A group of ballroom dancing instructors is calling for dementia patients to be referred to dance studios.

The Arthur Murray Dance Studios in Barnet has been campaigning for GPs to be able to refer people with dementia to dance lessons for treatment.

The studio has been speaking to Barnet MP Theresa Villiers about the possibility of using ballroom dance classes as a 12-week model for early intervention for onset dementia patients.

It also hopes the sessions will also be used for the rehabilitation of Parkinson's disease and stroke sufferers who are coping with the neurological effects.

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The studio believes dance will help dementia patients photo: Arthur Murray Dance Studios

The studio, which has more than 300 branches, found that dancing not only helps people physically but can also have positive effects on mental health.

Arthur Murray Studios London director Rio said: “I truly believe that social connections keep you healthy.

“It is incredible to watch a person’s confidence grow as their ability improves. They are sharper and appear more capable in the rest of their life, living with passion and purpose.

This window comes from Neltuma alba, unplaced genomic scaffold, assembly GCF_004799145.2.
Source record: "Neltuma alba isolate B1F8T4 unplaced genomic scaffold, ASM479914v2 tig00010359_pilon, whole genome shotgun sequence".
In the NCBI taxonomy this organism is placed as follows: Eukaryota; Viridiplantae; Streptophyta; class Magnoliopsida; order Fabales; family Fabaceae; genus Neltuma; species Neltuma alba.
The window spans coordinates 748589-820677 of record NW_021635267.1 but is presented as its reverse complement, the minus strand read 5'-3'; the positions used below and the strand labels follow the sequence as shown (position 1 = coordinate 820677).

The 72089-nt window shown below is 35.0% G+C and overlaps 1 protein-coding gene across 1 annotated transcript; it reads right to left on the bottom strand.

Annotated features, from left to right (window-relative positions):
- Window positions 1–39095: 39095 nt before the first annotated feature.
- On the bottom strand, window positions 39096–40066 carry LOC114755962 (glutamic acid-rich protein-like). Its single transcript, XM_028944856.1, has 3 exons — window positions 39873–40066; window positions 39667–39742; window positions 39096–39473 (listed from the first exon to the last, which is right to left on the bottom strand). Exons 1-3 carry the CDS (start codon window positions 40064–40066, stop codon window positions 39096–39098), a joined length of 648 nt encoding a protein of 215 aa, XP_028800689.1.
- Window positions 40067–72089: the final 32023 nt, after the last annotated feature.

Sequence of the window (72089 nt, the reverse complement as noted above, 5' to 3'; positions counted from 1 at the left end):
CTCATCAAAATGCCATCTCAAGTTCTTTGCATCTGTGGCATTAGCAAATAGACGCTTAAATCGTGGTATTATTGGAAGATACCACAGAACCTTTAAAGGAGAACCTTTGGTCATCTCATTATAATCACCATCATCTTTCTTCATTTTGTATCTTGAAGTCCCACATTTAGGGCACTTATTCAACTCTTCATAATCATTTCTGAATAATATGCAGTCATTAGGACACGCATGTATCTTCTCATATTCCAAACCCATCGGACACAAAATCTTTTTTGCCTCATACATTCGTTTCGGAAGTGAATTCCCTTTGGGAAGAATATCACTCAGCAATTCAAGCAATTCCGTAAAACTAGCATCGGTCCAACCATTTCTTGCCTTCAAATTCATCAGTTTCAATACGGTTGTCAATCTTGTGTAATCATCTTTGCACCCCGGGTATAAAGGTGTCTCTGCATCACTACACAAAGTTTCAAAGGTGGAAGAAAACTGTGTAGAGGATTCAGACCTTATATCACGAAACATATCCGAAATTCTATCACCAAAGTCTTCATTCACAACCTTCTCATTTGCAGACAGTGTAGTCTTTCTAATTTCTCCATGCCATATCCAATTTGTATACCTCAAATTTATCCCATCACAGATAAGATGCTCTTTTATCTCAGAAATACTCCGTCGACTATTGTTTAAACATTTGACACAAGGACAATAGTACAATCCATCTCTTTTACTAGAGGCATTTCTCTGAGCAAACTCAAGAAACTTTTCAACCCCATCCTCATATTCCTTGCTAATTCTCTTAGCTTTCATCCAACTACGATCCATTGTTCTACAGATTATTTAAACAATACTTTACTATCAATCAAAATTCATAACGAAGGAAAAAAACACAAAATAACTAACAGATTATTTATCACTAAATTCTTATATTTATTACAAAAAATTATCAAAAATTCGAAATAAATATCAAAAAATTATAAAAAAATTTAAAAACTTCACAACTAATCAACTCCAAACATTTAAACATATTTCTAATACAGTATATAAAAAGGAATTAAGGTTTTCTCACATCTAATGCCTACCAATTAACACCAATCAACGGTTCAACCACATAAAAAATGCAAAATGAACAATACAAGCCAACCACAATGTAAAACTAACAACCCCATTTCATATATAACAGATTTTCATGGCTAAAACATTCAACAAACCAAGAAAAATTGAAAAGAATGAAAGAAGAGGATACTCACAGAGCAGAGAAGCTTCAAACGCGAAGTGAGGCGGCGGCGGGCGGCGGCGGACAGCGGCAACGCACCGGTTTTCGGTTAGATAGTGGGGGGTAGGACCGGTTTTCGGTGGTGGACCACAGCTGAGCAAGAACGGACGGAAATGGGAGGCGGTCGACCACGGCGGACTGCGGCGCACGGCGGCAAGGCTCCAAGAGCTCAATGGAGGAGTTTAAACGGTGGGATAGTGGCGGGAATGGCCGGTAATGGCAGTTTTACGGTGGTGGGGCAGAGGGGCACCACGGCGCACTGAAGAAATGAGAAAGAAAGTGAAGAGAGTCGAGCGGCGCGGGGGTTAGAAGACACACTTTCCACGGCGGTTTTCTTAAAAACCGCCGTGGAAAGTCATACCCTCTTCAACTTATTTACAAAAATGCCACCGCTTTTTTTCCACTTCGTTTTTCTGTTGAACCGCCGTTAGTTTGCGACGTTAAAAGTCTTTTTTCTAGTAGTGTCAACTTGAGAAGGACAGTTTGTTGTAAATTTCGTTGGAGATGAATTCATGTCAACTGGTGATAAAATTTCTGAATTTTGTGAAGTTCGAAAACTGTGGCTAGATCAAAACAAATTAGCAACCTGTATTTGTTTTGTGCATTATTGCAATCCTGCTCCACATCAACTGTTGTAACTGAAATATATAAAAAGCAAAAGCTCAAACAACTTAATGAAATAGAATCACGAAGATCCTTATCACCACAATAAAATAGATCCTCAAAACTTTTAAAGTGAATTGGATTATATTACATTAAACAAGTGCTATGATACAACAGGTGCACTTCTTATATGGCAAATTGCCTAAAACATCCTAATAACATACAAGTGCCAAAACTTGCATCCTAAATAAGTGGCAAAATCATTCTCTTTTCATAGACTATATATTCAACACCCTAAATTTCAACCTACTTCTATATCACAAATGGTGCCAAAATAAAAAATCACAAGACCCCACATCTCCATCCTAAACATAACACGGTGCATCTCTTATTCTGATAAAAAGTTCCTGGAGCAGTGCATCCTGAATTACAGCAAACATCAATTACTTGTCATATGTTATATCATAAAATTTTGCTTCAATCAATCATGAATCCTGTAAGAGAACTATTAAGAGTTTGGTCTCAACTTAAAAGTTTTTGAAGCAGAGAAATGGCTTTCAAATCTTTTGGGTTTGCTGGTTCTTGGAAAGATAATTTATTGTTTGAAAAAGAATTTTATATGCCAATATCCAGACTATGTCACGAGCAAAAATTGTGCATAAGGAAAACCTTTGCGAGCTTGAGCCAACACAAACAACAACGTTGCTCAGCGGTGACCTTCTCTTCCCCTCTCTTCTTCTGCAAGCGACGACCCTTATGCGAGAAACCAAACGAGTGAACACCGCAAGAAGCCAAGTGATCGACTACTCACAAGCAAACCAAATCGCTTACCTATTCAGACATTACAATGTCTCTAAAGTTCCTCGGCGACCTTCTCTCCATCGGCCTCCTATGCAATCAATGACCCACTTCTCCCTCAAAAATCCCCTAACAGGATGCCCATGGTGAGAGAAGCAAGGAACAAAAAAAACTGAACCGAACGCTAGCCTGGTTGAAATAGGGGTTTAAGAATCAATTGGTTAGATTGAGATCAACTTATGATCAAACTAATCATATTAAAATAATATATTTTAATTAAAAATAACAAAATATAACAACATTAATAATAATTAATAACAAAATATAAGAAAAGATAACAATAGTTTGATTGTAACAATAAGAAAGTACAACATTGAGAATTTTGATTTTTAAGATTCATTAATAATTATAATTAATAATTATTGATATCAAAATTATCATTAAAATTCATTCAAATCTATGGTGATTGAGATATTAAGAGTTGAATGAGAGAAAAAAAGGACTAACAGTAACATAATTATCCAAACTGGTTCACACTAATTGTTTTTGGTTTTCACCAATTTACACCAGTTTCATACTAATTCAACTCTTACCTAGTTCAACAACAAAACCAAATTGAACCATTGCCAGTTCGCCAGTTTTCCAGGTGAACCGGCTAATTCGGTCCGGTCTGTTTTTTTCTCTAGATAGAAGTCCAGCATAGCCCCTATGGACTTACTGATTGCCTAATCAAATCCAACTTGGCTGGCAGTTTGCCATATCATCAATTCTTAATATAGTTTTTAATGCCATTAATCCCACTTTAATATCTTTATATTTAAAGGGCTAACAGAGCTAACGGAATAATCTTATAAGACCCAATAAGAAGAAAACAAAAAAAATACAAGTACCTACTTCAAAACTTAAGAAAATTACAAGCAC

“It is obvious how social dancing improves the mind, but I believe when community and reduced loneliness is combined with this you have a person who is healthy and most importantly the happiest, they have ever been.”

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The studio also believe dance has positive effects on mental health photo: Arthur Murray Dance Studios

Research has found that a person’s mental health and well-being is linked to their persistence towards training the brain with cognitive therapy.

The mental co-ordination required by dance helps several regions of the brain such as the cerebellum, the somatosensory cortex and the basal ganglia which trigger rational, musical and emotional responses.

A study carried out by the New England Journal of Medicine in 2003 reported that positive effects of stimulating the mind by dancing helped reduce and sometimes stopped the onset of dementia.

The studio also believe that ballroom and social dancing has positive affects on mental health as it is linked to a person’s sense of community and belonging.

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The sessions can also be used for rehabilitation of people with Parkinson's photo: Arthur Murray Dance Studios

He added: “The research around the positive effects of ballroom dancing has on people with on-set dementia is astounding.

“If society take this on board and invest in prevention rather than dealing with symptoms, with dance, we can genuinely contribute to the cure and change the way in which we are ageing.”